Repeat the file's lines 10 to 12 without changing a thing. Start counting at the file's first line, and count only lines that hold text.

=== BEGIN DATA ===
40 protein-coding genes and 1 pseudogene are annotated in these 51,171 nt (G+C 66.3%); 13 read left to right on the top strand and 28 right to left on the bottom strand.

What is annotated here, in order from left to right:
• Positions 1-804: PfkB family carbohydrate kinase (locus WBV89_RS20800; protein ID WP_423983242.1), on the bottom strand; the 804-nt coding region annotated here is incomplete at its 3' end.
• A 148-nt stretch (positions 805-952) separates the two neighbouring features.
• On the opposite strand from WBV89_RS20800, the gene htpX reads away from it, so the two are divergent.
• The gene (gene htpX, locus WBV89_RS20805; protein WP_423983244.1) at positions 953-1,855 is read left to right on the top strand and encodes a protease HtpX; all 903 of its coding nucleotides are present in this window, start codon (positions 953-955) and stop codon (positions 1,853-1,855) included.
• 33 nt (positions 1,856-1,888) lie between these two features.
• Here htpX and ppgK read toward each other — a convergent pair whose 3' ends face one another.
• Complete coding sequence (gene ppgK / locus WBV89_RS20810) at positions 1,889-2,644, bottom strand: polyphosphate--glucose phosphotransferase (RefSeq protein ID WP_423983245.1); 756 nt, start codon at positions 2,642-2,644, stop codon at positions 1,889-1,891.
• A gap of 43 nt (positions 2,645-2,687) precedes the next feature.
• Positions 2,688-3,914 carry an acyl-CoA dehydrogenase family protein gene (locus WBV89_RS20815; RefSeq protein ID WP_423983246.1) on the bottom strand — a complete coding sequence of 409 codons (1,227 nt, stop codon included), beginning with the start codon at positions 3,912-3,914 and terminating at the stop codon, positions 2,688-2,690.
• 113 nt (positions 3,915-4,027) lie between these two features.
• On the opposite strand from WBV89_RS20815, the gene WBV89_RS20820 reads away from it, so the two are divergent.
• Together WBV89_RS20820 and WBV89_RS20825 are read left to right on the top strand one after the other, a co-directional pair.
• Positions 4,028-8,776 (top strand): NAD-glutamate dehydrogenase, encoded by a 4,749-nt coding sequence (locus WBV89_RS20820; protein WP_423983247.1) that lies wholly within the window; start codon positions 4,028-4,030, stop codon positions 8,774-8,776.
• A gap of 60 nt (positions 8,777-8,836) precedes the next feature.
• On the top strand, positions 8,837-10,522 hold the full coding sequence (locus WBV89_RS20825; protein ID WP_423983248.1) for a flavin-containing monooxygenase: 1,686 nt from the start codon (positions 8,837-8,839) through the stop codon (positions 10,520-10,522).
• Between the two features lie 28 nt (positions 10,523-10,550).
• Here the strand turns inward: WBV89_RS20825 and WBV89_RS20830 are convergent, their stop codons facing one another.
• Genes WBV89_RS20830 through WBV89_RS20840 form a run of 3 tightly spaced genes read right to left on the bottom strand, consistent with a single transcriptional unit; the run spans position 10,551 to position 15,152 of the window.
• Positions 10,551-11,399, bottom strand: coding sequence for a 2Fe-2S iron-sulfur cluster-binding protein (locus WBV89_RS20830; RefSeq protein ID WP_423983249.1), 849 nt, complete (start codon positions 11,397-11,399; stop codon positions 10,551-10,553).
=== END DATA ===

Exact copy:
• A gap of 43 nt (positions 2,645-2,687) precedes the next feature.
• Positions 2,688-3,914 carry an acyl-CoA dehydrogenase family protein gene (locus WBV89_RS20815; RefSeq protein ID WP_423983246.1) on the bottom strand — a complete coding sequence of 409 codons (1,227 nt, stop codon included), beginning with the start codon at positions 3,912-3,914 and terminating at the stop codon, positions 2,688-2,690.
• 113 nt (positions 3,915-4,027) lie between these two features.